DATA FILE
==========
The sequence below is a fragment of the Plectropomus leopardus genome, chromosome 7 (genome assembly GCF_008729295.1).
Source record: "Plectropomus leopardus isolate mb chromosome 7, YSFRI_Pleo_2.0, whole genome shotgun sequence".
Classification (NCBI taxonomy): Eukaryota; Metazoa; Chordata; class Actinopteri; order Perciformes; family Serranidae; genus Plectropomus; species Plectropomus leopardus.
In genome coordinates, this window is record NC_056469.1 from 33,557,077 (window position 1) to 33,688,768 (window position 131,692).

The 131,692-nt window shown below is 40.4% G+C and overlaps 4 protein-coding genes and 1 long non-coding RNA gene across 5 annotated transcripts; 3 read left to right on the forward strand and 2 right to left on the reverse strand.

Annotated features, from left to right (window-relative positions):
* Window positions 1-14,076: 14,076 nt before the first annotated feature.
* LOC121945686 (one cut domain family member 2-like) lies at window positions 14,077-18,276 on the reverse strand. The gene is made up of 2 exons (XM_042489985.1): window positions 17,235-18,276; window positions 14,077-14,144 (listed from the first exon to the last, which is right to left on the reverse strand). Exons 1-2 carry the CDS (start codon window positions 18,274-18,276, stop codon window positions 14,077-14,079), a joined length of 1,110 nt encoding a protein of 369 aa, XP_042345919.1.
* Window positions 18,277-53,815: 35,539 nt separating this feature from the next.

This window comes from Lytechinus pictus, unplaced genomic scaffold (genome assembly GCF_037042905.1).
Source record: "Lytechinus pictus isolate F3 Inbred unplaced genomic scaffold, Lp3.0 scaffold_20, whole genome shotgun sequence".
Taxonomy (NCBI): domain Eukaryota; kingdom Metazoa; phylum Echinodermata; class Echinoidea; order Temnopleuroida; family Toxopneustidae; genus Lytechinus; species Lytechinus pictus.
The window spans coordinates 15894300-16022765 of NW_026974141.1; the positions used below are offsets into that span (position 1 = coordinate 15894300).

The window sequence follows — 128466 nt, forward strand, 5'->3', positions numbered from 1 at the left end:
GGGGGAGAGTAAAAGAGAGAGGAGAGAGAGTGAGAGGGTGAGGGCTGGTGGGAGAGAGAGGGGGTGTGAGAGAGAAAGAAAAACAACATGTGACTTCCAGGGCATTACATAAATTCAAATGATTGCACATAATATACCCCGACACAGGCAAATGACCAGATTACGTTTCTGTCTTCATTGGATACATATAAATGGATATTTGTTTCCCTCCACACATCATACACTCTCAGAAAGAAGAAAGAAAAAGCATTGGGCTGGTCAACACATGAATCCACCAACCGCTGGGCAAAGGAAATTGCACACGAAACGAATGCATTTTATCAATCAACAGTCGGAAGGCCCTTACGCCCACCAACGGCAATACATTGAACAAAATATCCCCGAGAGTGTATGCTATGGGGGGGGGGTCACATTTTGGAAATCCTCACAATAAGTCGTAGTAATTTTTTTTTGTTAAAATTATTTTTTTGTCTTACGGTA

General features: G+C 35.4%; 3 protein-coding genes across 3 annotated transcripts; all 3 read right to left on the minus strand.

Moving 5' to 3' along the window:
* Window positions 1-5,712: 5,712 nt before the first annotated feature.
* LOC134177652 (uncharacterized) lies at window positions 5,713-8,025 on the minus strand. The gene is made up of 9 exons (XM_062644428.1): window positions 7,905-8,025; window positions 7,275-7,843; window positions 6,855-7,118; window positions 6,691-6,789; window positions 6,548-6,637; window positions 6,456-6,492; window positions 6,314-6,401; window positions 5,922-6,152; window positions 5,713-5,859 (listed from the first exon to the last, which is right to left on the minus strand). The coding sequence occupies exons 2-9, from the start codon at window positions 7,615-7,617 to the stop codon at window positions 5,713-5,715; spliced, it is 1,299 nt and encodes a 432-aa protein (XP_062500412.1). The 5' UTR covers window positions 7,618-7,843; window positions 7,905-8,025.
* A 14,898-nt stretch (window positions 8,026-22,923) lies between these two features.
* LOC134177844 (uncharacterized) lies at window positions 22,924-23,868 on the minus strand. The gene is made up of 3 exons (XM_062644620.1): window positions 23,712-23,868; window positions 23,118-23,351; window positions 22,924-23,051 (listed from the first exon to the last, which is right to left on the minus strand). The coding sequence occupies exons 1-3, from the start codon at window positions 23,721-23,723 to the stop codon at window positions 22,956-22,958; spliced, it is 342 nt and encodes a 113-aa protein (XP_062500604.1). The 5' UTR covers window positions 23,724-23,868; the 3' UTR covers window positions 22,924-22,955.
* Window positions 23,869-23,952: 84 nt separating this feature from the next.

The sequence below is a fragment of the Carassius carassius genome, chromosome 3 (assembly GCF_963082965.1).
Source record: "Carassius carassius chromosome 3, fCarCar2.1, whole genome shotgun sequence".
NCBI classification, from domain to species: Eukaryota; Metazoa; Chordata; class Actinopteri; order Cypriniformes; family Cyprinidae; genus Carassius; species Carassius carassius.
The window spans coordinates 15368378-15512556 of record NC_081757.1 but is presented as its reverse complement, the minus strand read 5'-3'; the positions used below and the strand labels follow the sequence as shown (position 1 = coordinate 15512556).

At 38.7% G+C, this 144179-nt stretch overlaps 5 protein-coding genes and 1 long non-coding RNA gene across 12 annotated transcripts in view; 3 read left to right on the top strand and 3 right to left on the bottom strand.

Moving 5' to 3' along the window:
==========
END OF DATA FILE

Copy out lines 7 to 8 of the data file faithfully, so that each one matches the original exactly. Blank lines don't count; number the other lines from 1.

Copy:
* Window positions 1-14,076: 14,076 nt before the first annotated feature.
* LOC121945686 (one cut domain family member 2-like) lies at window positions 14,077-18,276 on the reverse strand. The gene is made up of 2 exons (XM_042489985.1): window positions 17,235-18,276; window positions 14,077-14,144 (listed from the first exon to the last, which is right to left on the reverse strand). Exons 1-2 carry the CDS (start codon window positions 18,274-18,276, stop codon window positions 14,077-14,079), a joined length of 1,110 nt encoding a protein of 369 aa, XP_042345919.1.